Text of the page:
It’s said that maple syrup is Quebec’s liquid gold. Now scientists at Université de Montréal have found a way to use real gold — in the form of nanoparticles — to quickly find out how the syrup tastes.
The new method — a kind of artificial tongue — is validated in a study published today in Analytical Methods, the journal of the Royal Society of Chemistry, in the United Kingdom.
The “tongue” is a colorimetric test that detects changes in colour to show how a sample of maple syrup tastes. The result is visible to the naked eye in a matter of seconds and is useful to producers.
“The artificial tongue is simpler than a human tongue: it can’t distinguish the complex flavour profiles that we can detect,” said UdeM chemistry professor Jean-François Masson, who led the study. “Our device works specifically to detect flavour differences in maple syrup as it’s being produced.”
1,818 samples tested
The artificial tongue was validated by analyzing 1,818 samples of maple syrup from different regions of Quebec. The syrups that were analyzed represented the various known aromatic profiles and colours of syrup, from golden to dark brown.
“We designed the ‘tongue’ at the request of the Québec Maple Syrup Producers to detect the presence of different flavour profiles,” explained Simon Forest, the study’s first author. “The tool takes into account the product’s olfactory and taste properties.”
Maple syrup has a molecular complexity similar to that of wine. Its taste is delicate, without bitterness, and it has a subtle aroma. During the production process, specialized human tasters are employed to judge which profile each batch fits into.
“The development of the artificial tongue is intended to support the colossal work that is being done in the field to do the first sorting of syrups quickly and classify them according to their qualities,” said Masson.
Red for the best, blue for the rest
The researchers compare the artificial tongue to a pH test for a swimming pool. You simply pour a few drops of syrup into the gold nanoparticle reagent and wait about 10 seconds.
If the result stays in the red spectrum, it has the characteristics of a premium quality syrup, the kind best loved by consumers and sold in grocery stores or exported.
If, on the other hand, the test turns blue, the syrup may have a flavour “defect”, which may be treated as an industrial syrup for use in processing.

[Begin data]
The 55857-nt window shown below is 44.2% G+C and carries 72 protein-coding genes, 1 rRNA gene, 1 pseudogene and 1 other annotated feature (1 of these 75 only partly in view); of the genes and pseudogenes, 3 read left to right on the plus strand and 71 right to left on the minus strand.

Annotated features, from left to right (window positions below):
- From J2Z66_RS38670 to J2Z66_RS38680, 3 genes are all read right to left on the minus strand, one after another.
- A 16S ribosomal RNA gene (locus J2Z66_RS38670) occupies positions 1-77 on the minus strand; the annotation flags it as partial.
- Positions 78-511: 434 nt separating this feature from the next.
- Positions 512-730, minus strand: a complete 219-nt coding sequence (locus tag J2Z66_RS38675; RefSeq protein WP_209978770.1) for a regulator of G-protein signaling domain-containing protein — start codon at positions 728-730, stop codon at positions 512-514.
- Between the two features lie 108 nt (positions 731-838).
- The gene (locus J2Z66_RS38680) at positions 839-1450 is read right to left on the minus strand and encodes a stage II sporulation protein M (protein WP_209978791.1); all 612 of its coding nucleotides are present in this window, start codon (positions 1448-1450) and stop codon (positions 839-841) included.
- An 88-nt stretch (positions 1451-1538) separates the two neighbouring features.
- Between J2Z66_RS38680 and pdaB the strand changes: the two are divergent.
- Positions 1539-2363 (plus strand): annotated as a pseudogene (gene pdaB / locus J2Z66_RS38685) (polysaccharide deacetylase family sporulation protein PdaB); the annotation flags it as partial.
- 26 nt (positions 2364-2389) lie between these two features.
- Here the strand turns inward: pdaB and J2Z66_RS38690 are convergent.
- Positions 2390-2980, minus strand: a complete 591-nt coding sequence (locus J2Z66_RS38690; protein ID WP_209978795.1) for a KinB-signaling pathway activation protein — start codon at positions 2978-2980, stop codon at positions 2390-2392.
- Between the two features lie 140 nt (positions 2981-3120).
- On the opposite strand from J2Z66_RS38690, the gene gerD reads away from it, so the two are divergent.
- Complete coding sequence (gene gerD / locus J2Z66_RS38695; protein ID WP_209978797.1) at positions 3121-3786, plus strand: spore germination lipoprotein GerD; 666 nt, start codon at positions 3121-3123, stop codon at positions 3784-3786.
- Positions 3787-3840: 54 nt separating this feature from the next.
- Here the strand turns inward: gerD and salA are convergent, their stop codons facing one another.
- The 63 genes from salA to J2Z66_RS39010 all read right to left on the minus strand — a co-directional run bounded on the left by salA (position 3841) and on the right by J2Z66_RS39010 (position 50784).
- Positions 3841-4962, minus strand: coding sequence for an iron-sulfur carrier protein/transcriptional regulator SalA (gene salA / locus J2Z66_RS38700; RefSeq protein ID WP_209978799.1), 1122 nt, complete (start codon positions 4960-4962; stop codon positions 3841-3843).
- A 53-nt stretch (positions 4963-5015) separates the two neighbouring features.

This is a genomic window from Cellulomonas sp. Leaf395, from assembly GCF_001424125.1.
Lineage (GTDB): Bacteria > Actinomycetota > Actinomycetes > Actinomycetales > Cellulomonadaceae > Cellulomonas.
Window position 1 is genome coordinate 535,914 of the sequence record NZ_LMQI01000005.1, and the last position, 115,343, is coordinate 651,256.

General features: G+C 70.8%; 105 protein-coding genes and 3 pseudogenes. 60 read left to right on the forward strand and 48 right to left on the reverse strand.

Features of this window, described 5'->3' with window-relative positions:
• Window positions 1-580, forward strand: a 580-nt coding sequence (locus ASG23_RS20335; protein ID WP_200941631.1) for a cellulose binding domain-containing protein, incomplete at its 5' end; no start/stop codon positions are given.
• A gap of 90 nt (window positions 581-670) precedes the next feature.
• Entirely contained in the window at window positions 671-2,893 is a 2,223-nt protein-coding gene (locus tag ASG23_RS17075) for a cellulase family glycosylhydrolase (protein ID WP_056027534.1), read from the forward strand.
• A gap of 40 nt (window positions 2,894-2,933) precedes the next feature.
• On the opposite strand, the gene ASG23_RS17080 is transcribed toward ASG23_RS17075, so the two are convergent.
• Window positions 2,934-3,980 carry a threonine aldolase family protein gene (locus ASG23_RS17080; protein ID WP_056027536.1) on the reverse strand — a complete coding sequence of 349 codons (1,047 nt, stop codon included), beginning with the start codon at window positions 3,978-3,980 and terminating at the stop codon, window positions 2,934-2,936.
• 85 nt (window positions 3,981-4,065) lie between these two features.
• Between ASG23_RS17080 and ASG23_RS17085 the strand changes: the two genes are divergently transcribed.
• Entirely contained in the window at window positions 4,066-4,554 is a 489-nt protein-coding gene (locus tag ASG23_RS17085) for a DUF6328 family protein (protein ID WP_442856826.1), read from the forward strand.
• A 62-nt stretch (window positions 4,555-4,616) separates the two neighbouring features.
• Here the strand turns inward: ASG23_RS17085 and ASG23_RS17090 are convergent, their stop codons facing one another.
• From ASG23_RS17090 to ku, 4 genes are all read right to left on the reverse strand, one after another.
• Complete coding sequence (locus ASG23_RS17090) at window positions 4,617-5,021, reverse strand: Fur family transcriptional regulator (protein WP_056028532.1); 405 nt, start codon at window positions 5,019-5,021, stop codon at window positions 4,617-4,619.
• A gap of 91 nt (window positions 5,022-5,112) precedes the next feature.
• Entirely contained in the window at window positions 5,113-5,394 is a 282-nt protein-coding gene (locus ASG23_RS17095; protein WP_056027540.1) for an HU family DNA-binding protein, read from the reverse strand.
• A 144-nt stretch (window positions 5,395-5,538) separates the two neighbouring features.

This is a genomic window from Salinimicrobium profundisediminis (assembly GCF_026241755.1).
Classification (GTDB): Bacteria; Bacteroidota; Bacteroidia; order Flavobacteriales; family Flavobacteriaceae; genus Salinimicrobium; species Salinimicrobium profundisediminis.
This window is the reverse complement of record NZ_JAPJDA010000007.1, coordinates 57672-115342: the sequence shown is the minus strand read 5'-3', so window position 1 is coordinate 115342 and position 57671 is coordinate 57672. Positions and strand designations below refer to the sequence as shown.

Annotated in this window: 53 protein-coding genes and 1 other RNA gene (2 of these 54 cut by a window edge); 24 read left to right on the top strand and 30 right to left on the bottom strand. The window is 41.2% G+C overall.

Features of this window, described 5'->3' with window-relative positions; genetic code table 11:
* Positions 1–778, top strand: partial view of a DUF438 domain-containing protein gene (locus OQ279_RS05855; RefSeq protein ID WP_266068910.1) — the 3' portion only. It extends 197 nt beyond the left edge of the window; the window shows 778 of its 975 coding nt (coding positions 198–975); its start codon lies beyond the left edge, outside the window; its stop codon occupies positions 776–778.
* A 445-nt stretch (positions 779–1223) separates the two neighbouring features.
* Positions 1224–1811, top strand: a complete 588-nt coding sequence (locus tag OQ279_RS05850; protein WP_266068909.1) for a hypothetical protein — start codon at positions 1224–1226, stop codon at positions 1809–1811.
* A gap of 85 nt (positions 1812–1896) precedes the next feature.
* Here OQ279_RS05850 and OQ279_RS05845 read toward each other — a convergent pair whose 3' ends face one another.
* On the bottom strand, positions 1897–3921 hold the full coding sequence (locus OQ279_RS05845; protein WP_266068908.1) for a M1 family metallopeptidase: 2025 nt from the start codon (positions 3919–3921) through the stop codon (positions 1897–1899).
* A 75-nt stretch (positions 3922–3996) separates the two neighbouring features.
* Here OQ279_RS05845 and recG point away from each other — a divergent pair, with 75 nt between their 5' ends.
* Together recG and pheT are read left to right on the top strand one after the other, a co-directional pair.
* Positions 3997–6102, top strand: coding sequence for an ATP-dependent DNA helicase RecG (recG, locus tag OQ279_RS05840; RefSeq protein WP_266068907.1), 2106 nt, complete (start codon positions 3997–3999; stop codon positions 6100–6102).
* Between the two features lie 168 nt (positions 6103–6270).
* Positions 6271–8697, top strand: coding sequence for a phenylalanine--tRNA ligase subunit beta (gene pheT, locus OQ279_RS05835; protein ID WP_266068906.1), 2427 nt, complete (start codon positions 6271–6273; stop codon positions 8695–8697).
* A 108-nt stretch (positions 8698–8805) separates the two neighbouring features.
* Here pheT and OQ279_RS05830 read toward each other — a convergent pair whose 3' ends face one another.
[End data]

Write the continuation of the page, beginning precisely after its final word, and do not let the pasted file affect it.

“It doesn’t mean the syrup is not good for consumption or that it has a different sugar level,” Masson said of the “blue” type syrup, which the food industry uses as a natural sweetener in other products. “It just may not have the usual desired characteristics, and so can’t be sold directly in bottles to consumers.”
60 categories of taste
Caramelized, woody, green, smoked, salty, burnt — the taste of maple syrup has as many as 60 categories to fit into. Maple syrup is essentially a concentrated sugar solution of 66 per cent sucrose and 33 per cent water; the remaining one per cent of other compounds determines the taste.
Like wine, the taste of maple syrup changes according to a variety of factors, including the harvest period, the region, production and storage methods and, of course, the weather. Too much variation in temperature over a weekend, for instance, can greatly affect the taste profile of the product.
The artificial tongue developed at UdeM could someday be adapted for tasting wine or fruit juice, Masson said, as well as be useful in a number of other agrifood contexts.
About this study
“High-throughput plasmonic tongue using an aggregation assay and nonspecific interactions: classification of taste profiles in maple syrup,” by Simon Forest et al, was published May 5, 2020 in Analytical Methods.
The study was funded by the Québec Maple Syrup Producers, the Natural Sciences and Engineering Research Council of Canada and the Canada Foundation for Innovation.
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